President Obama's new plan for NASA has been much reported on in the last few days, for example in this commentary at the Washington Post. The decision to cancel the "Constellation" program seems to have come as a surprise to many people, but it's exactly the sort of bold move that many of us have been calling for for some time now. In an era where China and Russia have national programs with successful human spaceflight behind them, while India, Japan, Europe, Brazil, some smaller nations and many private companies already have their own orbital or suborbital capabilities some of which could be extended to human spaceflight, some already announced, developing yet another rocket for travel from Earth's surface seemed stupendously pointless for a NASA that could do so much more good elsewhere.
Furthermore, despite that cancellation, the administration's proposed NASA budget includes a sizable increase over the next few years, something that was sorely missing in the recent past where grand plans were talked about without any substantial funding to support them. The new "flexible path", outlined in the recent Augustine human spaceflight review eschews picking individual destinations for humans; the idea instead is to expand our capabilities to do whatever it is we choose to do in space. That means helping to make access to space easier and cheaper for everybody - robots or humans. We want to open a frontier. If the time comes that we really need to pick a destination for something important, a space colony say, then a flexible collection of technologies for access to space and doing things in space will make that all the easier.
Almost a year ago, Buzz Aldrin and colleagues posted a proposal for substantial reform in US Space policy, specifically suggesting distinguishing "exploration" activities and "development" activities. I commented on the proposal here. They argued for a separate "Department of Space" to work with private companies on opening up near-space with technology-development funding, but it looks like the Obama administration is giving NASA the job to do that directly. I think that's a reasonable step for now.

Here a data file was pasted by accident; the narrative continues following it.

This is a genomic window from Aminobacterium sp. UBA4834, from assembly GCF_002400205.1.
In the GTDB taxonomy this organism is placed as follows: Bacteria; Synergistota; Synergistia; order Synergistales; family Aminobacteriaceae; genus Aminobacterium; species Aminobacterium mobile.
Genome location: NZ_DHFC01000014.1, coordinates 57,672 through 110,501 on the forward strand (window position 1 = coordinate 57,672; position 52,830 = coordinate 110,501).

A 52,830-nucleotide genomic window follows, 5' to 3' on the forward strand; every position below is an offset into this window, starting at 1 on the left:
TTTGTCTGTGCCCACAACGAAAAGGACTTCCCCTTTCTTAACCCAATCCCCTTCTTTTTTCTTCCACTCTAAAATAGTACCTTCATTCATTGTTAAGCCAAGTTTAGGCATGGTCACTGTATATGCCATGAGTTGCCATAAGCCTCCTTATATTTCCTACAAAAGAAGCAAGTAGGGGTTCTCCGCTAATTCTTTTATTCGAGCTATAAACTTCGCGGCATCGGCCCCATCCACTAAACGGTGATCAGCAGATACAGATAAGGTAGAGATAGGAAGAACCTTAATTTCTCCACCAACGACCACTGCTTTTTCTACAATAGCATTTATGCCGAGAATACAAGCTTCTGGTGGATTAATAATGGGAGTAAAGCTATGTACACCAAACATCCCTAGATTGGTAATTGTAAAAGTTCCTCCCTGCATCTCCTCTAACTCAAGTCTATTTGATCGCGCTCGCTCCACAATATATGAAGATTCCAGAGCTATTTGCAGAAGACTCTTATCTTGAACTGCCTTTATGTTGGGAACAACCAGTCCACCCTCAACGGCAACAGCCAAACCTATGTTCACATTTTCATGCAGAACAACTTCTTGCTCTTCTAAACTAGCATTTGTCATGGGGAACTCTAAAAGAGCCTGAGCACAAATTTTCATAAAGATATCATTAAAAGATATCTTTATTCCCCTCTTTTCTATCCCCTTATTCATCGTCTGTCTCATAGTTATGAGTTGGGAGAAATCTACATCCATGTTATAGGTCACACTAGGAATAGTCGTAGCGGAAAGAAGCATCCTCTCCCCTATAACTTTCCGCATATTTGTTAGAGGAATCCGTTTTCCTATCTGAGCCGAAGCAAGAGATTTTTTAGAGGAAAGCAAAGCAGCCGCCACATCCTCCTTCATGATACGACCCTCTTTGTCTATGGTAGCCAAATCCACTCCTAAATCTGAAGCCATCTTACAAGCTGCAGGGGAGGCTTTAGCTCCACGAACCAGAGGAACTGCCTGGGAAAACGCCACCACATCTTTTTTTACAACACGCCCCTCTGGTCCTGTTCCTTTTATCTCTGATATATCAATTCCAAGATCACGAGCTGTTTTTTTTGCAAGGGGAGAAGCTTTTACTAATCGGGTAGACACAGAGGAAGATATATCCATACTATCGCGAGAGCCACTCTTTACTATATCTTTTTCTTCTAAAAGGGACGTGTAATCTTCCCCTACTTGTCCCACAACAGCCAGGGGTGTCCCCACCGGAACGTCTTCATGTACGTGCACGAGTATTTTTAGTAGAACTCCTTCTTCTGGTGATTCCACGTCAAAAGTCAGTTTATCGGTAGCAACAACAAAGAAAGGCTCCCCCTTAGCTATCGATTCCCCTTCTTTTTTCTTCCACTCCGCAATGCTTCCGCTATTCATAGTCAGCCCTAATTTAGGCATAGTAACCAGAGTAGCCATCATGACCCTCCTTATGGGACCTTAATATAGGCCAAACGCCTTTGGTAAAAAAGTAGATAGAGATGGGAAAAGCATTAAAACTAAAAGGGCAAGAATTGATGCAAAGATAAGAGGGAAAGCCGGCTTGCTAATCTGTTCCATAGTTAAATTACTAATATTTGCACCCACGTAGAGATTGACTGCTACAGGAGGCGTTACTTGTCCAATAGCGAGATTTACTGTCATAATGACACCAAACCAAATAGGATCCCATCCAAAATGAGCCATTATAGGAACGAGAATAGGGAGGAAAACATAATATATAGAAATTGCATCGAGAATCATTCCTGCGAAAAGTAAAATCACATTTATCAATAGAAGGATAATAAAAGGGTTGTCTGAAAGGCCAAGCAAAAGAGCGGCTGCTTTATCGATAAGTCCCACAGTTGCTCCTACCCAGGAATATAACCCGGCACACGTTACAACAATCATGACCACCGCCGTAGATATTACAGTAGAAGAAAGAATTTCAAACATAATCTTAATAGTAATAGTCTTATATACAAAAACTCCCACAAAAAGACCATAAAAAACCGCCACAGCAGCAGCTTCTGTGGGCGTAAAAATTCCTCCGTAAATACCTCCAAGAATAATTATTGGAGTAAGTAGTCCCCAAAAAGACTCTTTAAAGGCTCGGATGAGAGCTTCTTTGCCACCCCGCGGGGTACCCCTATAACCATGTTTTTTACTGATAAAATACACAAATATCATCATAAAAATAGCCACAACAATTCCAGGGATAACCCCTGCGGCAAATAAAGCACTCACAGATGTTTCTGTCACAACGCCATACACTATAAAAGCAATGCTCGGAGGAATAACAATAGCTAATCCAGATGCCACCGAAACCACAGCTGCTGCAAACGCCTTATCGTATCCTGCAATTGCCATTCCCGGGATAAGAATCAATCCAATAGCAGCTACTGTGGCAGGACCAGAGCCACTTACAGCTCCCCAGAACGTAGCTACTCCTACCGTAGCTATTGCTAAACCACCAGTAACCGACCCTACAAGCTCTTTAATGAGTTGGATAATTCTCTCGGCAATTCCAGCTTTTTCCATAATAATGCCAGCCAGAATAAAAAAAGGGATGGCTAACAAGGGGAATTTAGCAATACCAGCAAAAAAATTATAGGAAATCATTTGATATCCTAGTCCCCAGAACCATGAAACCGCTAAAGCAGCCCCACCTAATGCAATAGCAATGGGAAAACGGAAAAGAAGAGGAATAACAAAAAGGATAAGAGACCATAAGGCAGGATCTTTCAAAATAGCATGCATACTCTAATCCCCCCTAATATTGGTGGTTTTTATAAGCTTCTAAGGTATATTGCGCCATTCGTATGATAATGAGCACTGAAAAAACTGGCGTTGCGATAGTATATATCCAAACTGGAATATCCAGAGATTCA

And almost exactly a year ago, astronomer Neil deGrasse Tyson similarly argued that NASA should get out of low Earth orbit, again distinguishing exploration from development.
Buzz and Neil were just echoing my comments to the National Academies Space Studies Board, sent in January last year:
To some degree “civil space program” makes no more sense than “civil land program”, “civil air program”, or “civil ocean program”, and there is no overarching rationale for its long-term existence as something distinct and separate from the nation’s general economic and other activities. Much of “civil space” - communications and remote-sensing activities in the main - is already largely integrated with the general economy and rarely considered by the general public as something markedly separate. That said, there will always be some sort of boundary between “near space” and “deep space” where normal economic activity fades off and only rare and extraordinary government-sponsored activity makes any sense. The goal of the commercial space sector should of course be to make money in a normal economic fashion within that “near space” arena. The goals of government civil space agencies should be (1) to clearly identify “deep space” projects worthy of funding and to pursue them, (2) to identify and fund technology areas that will help expand the boundaries of “near space”, and help broaden national and international normal economic activities within the near space arena, and (3) to, at a reasonable level, identify and fund worthy “infrastructure” projects within the economic “near space” arena that help to facilitate economic and other activities, whether in space or on Earth. It might make most sense to split these 3 distinct goals among three separate departments or agencies.
Great minds, I guess :)